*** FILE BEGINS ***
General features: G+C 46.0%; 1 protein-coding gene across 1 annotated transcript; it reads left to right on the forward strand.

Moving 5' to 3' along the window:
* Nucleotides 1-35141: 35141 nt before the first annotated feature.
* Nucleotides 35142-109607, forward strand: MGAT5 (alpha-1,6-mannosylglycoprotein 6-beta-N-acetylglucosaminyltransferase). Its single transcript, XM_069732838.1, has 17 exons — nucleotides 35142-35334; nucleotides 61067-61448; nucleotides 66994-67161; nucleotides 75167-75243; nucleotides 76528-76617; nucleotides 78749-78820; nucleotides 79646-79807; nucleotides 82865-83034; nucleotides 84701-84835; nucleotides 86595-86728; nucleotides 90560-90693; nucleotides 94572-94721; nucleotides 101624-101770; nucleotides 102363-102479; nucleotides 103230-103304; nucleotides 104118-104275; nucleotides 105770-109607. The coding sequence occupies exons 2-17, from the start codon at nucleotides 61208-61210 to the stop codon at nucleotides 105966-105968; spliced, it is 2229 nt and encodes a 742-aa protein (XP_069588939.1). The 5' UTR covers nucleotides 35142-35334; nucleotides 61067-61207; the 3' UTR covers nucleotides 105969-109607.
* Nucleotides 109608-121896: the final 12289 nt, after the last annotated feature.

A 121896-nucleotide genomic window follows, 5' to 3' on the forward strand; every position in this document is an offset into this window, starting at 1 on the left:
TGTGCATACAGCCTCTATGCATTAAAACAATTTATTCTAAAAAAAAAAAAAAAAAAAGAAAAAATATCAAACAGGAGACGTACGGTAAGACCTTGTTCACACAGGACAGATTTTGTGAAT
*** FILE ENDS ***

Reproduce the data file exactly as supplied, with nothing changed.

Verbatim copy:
General features: G+C 46.0%; 1 protein-coding gene across 1 annotated transcript; it reads left to right on the forward strand.

Moving 5' to 3' along the window:
* Nucleotides 1-35141: 35141 nt before the first annotated feature.
* Nucleotides 35142-109607, forward strand: MGAT5 (alpha-1,6-mannosylglycoprotein 6-beta-N-acetylglucosaminyltransferase). Its single transcript, XM_069732838.1, has 17 exons — nucleotides 35142-35334; nucleotides 61067-61448; nucleotides 66994-67161; nucleotides 75167-75243; nucleotides 76528-76617; nucleotides 78749-78820; nucleotides 79646-79807; nucleotides 82865-83034; nucleotides 84701-84835; nucleotides 86595-86728; nucleotides 90560-90693; nucleotides 94572-94721; nucleotides 101624-101770; nucleotides 102363-102479; nucleotides 103230-103304; nucleotides 104118-104275; nucleotides 105770-109607. The coding sequence occupies exons 2-17, from the start codon at nucleotides 61208-61210 to the stop codon at nucleotides 105966-105968; spliced, it is 2229 nt and encodes a 742-aa protein (XP_069588939.1). The 5' UTR covers nucleotides 35142-35334; nucleotides 61067-61207; the 3' UTR covers nucleotides 105969-109607.
* Nucleotides 109608-121896: the final 12289 nt, after the last annotated feature.

A 121896-nucleotide genomic window follows, 5' to 3' on the forward strand; every position in this document is an offset into this window, starting at 1 on the left:
TGTGCATACAGCCTCTATGCATTAAAACAATTTATTCTAAAAAAAAAAAAAAAAAAAGAAAAAATATCAAACAGGAGACGTACGGTAAGACCTTGTTCACACAGGACAGATTTTGTGAAT